The Curious Case Of Britney Spears (Pg. 5)


Since the late 90’s, no other performer has been more responsible for introducing new pop production and songwriting talent to the masses. Swedish studio wizard Max Martin, who since 2010 has written or co-written a cavalry of radio anthems that includes Katy Perry’s “Teenage Dream,” Pink’s “Raise Your Glass,” Taio Cruz’ “Dynamite,” and Usher’s “DJ Got Me Falling in Love” solidified his superstar hit-making rep after crafting the heavy mechanical pop of  “Baby One More Time.” And Dr. Luke has seen his stock rise dramatically following his work on the Circus album.

“Some of Britney’s past work really introduced the whole European sound that’s popular today,” points out Mitchell. “Britney was sort of ahead of that in some ways. You think back to ‘Toxic’ and ‘Breath On Me’—collaborations with Bloodshy & Avant and other Swedish producers—she was ahead of the curve on that. All you have to do is look at the Grammy’s this Sunday and see the influence Britney’s songwriters and producers have had. Both Martin and Dr. Luke are up for awards for Katy Perry’s album.”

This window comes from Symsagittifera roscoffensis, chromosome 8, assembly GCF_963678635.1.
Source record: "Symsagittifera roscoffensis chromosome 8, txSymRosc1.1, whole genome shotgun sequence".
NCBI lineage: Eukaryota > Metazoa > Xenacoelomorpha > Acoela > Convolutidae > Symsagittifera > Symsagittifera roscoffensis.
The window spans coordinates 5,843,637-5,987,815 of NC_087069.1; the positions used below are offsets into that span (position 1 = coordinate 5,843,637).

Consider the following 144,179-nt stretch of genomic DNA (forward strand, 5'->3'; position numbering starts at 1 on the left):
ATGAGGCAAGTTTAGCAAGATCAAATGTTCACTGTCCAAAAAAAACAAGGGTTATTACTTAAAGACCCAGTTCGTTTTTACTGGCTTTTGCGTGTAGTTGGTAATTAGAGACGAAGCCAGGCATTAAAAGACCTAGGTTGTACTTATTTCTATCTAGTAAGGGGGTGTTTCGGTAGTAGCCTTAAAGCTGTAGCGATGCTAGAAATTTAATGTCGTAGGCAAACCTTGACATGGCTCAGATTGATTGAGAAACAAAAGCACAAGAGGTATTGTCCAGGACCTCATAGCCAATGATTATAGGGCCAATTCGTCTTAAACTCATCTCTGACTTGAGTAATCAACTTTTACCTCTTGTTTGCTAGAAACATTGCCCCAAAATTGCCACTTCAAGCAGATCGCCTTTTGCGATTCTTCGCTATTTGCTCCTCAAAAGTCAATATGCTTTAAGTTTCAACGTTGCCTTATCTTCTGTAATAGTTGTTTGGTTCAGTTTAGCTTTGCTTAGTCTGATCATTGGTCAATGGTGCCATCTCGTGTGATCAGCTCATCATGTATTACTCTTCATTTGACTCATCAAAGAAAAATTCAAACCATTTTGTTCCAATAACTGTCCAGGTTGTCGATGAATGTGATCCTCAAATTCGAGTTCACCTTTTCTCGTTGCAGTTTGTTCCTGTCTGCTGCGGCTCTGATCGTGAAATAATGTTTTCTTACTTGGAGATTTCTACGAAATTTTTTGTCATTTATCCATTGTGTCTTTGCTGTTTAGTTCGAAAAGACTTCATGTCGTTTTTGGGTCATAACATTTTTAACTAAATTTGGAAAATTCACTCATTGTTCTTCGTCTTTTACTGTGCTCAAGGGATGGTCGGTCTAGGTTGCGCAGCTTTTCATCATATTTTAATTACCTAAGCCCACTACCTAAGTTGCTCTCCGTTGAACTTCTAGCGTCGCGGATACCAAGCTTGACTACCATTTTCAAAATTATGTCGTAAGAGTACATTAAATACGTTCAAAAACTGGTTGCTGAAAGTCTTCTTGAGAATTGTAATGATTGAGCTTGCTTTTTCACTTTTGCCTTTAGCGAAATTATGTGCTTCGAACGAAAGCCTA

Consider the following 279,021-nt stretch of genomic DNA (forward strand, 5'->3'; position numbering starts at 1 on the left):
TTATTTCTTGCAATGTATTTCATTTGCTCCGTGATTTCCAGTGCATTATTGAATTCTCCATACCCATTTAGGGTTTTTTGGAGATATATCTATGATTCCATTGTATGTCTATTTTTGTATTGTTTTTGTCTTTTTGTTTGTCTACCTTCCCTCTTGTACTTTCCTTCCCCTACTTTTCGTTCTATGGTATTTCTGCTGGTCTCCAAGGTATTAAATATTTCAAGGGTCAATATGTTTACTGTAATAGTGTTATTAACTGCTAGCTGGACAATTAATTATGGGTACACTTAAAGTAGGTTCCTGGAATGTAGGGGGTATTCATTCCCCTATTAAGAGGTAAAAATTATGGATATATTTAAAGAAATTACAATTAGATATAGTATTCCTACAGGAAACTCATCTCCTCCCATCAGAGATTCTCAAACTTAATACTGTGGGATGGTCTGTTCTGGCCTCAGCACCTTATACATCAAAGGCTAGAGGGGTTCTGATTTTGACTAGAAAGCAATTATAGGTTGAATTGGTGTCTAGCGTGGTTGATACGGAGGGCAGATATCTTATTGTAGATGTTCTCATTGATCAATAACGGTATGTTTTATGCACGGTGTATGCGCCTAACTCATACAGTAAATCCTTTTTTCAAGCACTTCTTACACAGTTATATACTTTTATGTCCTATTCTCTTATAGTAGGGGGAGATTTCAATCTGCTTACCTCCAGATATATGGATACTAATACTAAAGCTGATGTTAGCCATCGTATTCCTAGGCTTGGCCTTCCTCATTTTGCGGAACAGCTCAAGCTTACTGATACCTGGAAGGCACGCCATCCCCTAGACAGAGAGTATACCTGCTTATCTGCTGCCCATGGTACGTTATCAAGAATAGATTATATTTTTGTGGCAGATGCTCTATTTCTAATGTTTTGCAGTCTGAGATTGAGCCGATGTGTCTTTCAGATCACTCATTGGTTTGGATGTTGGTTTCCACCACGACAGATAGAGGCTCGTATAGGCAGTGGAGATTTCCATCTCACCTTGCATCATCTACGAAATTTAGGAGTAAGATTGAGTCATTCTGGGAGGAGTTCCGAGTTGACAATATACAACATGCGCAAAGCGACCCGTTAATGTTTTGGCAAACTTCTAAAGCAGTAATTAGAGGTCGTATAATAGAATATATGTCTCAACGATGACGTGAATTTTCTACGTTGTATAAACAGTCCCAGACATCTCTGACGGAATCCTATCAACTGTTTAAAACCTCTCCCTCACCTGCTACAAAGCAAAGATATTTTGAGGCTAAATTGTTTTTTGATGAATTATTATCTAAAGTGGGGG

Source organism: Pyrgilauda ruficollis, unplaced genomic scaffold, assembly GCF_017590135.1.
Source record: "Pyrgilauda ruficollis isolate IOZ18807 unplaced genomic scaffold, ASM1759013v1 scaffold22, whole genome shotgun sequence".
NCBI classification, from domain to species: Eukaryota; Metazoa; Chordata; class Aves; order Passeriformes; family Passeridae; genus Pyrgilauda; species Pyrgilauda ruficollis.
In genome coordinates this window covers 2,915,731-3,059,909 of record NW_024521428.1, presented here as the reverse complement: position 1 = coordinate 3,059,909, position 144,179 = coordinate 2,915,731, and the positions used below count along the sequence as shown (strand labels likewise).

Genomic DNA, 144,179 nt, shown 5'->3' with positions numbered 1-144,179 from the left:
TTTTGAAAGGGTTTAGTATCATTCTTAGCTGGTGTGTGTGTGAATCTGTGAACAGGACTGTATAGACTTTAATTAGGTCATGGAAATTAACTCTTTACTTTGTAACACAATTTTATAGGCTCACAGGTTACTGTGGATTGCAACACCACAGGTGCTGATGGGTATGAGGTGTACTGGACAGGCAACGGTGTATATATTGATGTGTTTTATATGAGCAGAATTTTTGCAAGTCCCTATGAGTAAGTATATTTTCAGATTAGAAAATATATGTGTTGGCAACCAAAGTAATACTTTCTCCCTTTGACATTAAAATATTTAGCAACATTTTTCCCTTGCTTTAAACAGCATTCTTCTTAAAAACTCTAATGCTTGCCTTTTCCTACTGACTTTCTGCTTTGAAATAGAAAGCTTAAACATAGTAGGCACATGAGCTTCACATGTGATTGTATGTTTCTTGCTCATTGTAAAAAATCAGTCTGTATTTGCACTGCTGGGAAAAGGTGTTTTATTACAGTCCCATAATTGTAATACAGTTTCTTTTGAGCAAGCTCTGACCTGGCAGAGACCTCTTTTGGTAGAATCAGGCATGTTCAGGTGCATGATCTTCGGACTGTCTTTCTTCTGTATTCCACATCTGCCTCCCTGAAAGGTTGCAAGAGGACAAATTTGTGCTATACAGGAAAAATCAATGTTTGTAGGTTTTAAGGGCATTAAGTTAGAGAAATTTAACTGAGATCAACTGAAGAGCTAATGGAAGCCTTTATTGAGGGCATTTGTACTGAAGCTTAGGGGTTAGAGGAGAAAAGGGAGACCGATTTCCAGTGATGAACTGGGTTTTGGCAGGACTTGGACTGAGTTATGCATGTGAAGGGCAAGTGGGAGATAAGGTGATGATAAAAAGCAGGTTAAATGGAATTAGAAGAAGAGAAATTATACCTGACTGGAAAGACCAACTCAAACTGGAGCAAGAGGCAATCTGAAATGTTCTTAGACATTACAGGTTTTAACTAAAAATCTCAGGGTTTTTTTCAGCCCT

Keri Hilson, who co-wrote Spears’ 2007 racy track “Gimme More,” says the singer’s global sound has also had a huge impact on R&B. “Pop used to be only Britney, the Backstreet Boys and N’ Sync,” Hilson says. “But today it has evolved into so much more. I love how R&B has become pop music. I don’t take offense to being called a pop artist because R&B is different now. The success of an artist like Britney made it cool to be a pop artist.”

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